| NEW YORK, Sept 7
NEW YORK, Sept 7 Expect to see more flesh come
spring, as designers at New York's Fashion Week reveal cropped
tops, short flouncy skirts and sheer lace and mesh paneling on
At the Lacoste show on Saturday, creative director Felipe
Oliveira Baptista flirted with the paradox of chic yet sporty
clothes for spring 2014 and looked to the company's roots on the
tennis court for "all lightness and transparence for a carefree
"Materials are light, their volumes softening and
stretching, colors bring freshness, and trompe-l'oeil creates
seductive flesh-revealing juxtapositions," the French lifestyle
brand said in a statement at the show.
The graphic white lines of the tennis court manifested as
the piping of the collar on men's jackets and the border of a
dress, then turned into organza or nearly transparent
jersey-striped paneling in rugby dresses, cropped tops and
shirts. For men and women, the palette was tennis whites and
softly sun-washed blues, greens and dusty pinks.
New York-based label Ruffian showed playfully short and
flowing A-line skirts as well, citing inspiration by rebellious
French writer Francoise Sagan and the freshness and
vulnerability of youth in her seminal novel "Bonjour Tristesse,"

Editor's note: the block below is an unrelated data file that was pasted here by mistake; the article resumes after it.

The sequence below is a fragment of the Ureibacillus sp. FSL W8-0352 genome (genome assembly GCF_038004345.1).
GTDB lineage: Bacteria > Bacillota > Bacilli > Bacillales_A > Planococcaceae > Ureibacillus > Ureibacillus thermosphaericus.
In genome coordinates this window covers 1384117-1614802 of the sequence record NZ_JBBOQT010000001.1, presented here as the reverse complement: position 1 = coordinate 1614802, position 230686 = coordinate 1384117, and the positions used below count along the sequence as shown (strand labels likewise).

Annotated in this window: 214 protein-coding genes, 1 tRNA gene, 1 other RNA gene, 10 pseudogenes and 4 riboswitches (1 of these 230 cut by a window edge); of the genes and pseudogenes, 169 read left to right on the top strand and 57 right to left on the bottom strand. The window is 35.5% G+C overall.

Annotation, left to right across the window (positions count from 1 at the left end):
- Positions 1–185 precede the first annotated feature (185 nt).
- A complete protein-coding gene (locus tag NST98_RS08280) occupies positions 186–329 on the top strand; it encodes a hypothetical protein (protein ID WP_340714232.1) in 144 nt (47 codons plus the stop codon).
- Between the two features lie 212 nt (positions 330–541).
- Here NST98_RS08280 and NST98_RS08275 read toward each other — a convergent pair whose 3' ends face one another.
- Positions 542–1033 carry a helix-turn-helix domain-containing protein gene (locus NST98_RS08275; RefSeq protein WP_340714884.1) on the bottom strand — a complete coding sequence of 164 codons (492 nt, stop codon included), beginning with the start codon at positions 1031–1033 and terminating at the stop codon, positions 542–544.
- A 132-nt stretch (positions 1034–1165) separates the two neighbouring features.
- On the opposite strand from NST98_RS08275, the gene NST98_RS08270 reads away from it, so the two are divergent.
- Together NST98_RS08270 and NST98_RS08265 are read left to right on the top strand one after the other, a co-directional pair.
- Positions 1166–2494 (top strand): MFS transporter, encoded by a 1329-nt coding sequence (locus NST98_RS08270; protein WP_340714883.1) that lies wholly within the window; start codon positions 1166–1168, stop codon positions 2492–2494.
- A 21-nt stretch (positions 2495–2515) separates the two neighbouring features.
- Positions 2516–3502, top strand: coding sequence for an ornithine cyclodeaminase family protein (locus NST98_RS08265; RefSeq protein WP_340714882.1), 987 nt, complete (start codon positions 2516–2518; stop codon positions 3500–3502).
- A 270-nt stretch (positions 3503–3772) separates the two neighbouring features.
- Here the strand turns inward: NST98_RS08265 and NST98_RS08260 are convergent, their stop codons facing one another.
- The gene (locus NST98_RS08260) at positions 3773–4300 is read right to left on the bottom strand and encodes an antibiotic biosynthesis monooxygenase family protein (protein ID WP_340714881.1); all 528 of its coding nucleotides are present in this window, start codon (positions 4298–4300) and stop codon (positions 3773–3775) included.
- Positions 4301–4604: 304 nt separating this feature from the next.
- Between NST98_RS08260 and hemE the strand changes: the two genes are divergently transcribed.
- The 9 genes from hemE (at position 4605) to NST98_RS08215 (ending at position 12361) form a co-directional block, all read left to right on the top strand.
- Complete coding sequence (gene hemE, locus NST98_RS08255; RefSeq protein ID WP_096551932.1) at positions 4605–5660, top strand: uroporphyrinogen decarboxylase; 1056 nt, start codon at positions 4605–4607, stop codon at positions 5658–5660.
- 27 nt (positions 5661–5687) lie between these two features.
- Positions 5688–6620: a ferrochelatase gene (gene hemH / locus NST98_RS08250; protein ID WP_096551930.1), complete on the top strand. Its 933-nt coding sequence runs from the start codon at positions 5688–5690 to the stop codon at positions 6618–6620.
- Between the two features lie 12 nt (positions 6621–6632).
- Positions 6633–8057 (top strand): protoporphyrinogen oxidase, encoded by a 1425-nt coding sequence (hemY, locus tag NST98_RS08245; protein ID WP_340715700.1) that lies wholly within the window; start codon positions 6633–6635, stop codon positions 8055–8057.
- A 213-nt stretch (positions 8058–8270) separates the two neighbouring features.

set in St. Tropez in the 1950s.
Brian Wolk and Claude Morais, the designers behind Ruffian,
translated the tale of the ingénue into flouncy georgette and
silk skirts and dresses in florals and in black and white prints
and into slim cigarette pants, coined the "Sagan trouser."
Jill Stuart's collection also was girlie and revealing, with
cropped tops, short pleated dresses and skirts, tiny shorts,
short kaftans and tunics, and cut-out, lace and sheer paneling.
While the designer's collection seemed more appropriate for
the beach than city streets, Stuart's palette was nevertheless
very New York - black, white and beige, with a splash of blue
Son Jung Wan, one of South Korea's most successful
designers, also kept to a minimalist and subtle color scheme of
white and gray, along with hues of sherbet and splashes of
canary yellow, gold and copper embellishment for impact.
She said the line was inspired by cities in Morocco,
including Casablanca, "the fatally attractive Marrakech" and
"This neo-geo-like collection (uses) chalky whites and earth
tone colors of the sun-drenched Sahara Desert," she said in a
Along with showing menswear-inspired styles such as skinny
trouser suits, she showed dresses with oversized cut-outs and
draped low-cut backs to accentuate feminine curves.
Her sheer fabrics were used as well as trompe-l'oeil stripes
in a dress, and revealing mesh was used in men's long-sleeved
tops in canary yellow and or beige.
(Additional reporting by Elizabeth Whitney; Editing by Ellen
Wulfhorst and Peter Cooney)